Soup is one of those things you know little about but take for granted like the swine you are. As such, we’re here today to get all didactic. Enjoy!
Soup FAQs to Soup the Right Way
You’re going to learn about soup. You’re going to find out what makes soup tick. You’re going to become a soup connoisseur. You will be a soup master! Are you ready?! Super! Let’s go soup.
What is soup?
Soup is a delicious, mushy, gelatinous substance permeated with nutrients and flavour.
The soup can be made of a variety of liquid juices (except bleach) and can be seasoned with sugar, salt, black pepper, or dandruff. Bread can also accompany the dish.
Take the Christmas Dinner Big Soup from Heinz. It’s a masterpiece of a soup and proof of what the dish can achieve.
What should I serve soup in?
Traditionally, a bowl is used, but you can also rely on a trusty bucket to do the job. Other options include ladling the scalding hot soup into a hungry person’s scooped hands. You can also serve soup in a cup, mug, frying pan, teapot, or a large barrel.
What do I eat soup with?
The humble spoon was invented for soup-based eating purposes, but we can also recommend a fork (if you’re on a diet), chopsticks, or just sticking your head into the bowl and slurping noisily.
Note, the spoon has nothing to do with Can’s hit single Spoon from 1972.
Hang on… let’s retread some steps: how do I make soup?
Get some stuff, chuck it into a blender, and add at least 10g of salt. Hey presto! You can start a soup business.
Why 10g of salt? Isn’t that a bit unhealthy?
Oh, shut up with your namby pamby, nanny state, PC, leftist ruining of fun! 10g isn’t at all unhealthy. You need to think of your soup competitors – do they skimp on the salt? No!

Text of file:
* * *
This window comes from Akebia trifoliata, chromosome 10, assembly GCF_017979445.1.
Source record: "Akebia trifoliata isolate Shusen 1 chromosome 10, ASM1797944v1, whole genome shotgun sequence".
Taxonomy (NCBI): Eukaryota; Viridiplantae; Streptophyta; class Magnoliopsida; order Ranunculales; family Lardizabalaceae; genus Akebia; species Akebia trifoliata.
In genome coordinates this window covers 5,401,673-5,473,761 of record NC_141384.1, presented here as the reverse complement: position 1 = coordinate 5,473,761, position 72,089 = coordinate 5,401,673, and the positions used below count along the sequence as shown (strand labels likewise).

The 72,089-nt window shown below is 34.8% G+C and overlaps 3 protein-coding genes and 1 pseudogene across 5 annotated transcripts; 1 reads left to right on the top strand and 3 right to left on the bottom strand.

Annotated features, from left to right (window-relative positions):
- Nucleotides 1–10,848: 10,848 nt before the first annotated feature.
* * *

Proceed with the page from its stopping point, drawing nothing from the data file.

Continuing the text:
So get a load of the stuff in there and get your customers hooked on artery clogging goodness!
Can you recommend something I shouldn’t add to soup?
Erm… bricks? Indeed, don’t add a brick to your soup. It’d ruin things.
What should bricks be used for, then?
Creating buildings. Plus, smashing stuff.
Couldn’t you, like, blend the brick so it could be a more salient feature for soups?
Okay, we tried this but as soon as our blender attempted to blend the brick, jagged bits of metal broke off and began flying everywhere.
Then the blender began hissing violently, caught fire, and we had to throw it (and the brick) out of our office into the street. So, no, bricks and soup aren’t made for each other.
Thank you for clearing that up. So, isn’t soup more of a beverage than a foodstuff?
Many idiots make this error. But soup is not a drink. You cannot stick it into a cup and sup on it whilst you work. It is for the dinner table, where you eat it out of a bowl (or bucket) and comment to somebody else in the vicinity about the excellence of the soup.
Look, I can consume soup through a straw. That’s a drink. Nothing is stopping me from going to see reruns of Paris Hilton’s underrated “the Hottie or the Nottie” at the local cinema and enjoying leek and potato soup from a litre mug!